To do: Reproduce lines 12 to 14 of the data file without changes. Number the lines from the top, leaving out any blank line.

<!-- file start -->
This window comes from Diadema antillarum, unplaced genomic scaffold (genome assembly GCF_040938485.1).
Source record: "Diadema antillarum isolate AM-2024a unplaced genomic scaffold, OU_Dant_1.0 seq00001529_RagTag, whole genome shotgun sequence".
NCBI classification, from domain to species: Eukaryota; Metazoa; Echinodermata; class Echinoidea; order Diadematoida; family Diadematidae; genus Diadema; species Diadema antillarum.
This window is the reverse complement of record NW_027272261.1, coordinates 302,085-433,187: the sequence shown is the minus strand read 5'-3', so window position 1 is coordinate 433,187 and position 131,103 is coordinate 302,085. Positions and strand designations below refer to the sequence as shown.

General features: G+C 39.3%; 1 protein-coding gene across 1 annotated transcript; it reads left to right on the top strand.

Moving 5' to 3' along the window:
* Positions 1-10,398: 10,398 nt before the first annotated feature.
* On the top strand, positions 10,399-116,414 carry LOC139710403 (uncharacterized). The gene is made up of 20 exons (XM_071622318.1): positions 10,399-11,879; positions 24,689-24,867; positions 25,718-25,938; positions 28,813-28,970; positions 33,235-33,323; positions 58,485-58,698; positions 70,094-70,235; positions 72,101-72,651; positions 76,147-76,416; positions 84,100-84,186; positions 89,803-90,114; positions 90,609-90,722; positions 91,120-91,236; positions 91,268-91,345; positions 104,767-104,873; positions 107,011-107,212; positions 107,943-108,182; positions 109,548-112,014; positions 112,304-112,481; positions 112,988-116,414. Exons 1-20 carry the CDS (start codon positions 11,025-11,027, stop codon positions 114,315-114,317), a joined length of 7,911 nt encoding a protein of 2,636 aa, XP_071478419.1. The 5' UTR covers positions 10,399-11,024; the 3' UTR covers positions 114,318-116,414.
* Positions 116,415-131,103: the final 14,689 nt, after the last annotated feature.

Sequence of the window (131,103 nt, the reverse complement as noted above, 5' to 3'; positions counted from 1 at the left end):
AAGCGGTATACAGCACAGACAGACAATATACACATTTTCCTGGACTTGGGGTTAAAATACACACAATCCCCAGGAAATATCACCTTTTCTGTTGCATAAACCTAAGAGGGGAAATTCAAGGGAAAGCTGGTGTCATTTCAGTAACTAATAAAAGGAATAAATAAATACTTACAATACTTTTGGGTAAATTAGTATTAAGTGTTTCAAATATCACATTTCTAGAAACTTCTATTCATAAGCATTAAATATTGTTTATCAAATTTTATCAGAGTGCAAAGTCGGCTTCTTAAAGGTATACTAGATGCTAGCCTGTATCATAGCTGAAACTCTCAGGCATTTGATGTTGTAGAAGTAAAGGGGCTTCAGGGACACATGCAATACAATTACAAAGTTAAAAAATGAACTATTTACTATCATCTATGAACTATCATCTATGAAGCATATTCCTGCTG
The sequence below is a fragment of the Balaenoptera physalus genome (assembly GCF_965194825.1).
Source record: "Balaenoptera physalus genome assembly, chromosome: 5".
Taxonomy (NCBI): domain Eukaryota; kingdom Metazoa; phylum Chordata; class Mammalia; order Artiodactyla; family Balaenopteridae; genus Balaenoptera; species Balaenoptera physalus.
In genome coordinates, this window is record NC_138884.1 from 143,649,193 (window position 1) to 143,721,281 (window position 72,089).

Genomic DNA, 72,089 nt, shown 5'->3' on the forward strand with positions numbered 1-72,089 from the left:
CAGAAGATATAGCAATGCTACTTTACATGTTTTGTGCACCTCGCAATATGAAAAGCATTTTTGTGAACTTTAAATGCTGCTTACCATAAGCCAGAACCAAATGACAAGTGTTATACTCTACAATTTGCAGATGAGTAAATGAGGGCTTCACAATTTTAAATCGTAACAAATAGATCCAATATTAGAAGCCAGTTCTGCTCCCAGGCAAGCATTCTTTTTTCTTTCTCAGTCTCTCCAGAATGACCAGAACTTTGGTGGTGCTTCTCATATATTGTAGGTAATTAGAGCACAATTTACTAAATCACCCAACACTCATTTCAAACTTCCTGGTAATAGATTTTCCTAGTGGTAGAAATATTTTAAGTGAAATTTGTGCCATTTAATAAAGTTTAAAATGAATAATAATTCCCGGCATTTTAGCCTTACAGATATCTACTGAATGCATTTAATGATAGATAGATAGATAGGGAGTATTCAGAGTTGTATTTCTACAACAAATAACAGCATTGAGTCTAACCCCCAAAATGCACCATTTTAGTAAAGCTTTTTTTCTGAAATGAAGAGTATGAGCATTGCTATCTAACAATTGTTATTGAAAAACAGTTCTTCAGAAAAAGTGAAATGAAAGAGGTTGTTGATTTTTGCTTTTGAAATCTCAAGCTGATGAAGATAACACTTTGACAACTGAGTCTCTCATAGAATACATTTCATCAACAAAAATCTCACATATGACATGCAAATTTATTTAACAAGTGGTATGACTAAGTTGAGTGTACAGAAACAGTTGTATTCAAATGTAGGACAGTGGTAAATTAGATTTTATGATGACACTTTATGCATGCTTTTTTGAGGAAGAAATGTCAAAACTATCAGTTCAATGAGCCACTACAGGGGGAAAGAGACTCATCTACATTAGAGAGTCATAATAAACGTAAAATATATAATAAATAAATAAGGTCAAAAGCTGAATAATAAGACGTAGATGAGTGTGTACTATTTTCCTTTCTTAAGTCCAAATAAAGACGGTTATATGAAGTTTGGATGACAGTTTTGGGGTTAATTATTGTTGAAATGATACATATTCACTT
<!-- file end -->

The sequence below is a fragment of the Balaenoptera physalus genome (assembly GCF_965194825.1).
Source record: "Balaenoptera physalus genome assembly, chromosome: 5".
Taxonomy (NCBI): domain Eukaryota; kingdom Metazoa; phylum Chordata; class Mammalia; order Artiodactyla; family Balaenopteridae; genus Balaenoptera; species Balaenoptera physalus.